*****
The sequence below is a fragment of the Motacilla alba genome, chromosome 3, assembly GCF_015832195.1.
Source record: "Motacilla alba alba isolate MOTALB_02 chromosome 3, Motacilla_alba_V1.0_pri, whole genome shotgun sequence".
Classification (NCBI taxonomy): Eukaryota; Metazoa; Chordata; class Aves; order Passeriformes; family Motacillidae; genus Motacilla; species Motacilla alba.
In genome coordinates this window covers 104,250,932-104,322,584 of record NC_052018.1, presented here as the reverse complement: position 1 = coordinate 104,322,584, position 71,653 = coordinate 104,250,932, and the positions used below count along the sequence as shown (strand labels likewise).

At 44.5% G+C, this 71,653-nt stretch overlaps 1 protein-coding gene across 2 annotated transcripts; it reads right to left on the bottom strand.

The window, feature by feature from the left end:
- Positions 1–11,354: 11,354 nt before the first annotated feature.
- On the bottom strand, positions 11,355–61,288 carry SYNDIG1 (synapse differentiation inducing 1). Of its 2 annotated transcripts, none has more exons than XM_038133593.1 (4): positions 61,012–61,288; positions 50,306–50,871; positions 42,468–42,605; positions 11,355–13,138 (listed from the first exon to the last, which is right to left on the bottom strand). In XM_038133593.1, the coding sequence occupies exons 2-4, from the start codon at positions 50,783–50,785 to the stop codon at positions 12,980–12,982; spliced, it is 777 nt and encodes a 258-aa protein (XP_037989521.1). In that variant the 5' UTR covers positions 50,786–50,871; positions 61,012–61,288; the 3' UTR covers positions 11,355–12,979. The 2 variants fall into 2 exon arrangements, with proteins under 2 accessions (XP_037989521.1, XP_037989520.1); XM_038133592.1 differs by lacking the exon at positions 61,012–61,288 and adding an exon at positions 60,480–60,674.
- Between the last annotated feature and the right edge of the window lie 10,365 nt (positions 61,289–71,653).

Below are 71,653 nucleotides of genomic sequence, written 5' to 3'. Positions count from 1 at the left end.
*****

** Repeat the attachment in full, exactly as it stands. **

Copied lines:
The sequence below is a fragment of the Motacilla alba genome, chromosome 3, assembly GCF_015832195.1.
Source record: "Motacilla alba alba isolate MOTALB_02 chromosome 3, Motacilla_alba_V1.0_pri, whole genome shotgun sequence".
Classification (NCBI taxonomy): Eukaryota; Metazoa; Chordata; class Aves; order Passeriformes; family Motacillidae; genus Motacilla; species Motacilla alba.
In genome coordinates this window covers 104,250,932-104,322,584 of record NC_052018.1, presented here as the reverse complement: position 1 = coordinate 104,322,584, position 71,653 = coordinate 104,250,932, and the positions used below count along the sequence as shown (strand labels likewise).

At 44.5% G+C, this 71,653-nt stretch overlaps 1 protein-coding gene across 2 annotated transcripts; it reads right to left on the bottom strand.

The window, feature by feature from the left end:
- Positions 1–11,354: 11,354 nt before the first annotated feature.
- On the bottom strand, positions 11,355–61,288 carry SYNDIG1 (synapse differentiation inducing 1). Of its 2 annotated transcripts, none has more exons than XM_038133593.1 (4): positions 61,012–61,288; positions 50,306–50,871; positions 42,468–42,605; positions 11,355–13,138 (listed from the first exon to the last, which is right to left on the bottom strand). In XM_038133593.1, the coding sequence occupies exons 2-4, from the start codon at positions 50,783–50,785 to the stop codon at positions 12,980–12,982; spliced, it is 777 nt and encodes a 258-aa protein (XP_037989521.1). In that variant the 5' UTR covers positions 50,786–50,871; positions 61,012–61,288; the 3' UTR covers positions 11,355–12,979. The 2 variants fall into 2 exon arrangements, with proteins under 2 accessions (XP_037989521.1, XP_037989520.1); XM_038133592.1 differs by lacking the exon at positions 61,012–61,288 and adding an exon at positions 60,480–60,674.
- Between the last annotated feature and the right edge of the window lie 10,365 nt (positions 61,289–71,653).

Below are 71,653 nucleotides of genomic sequence, written 5' to 3'. Positions count from 1 at the left end.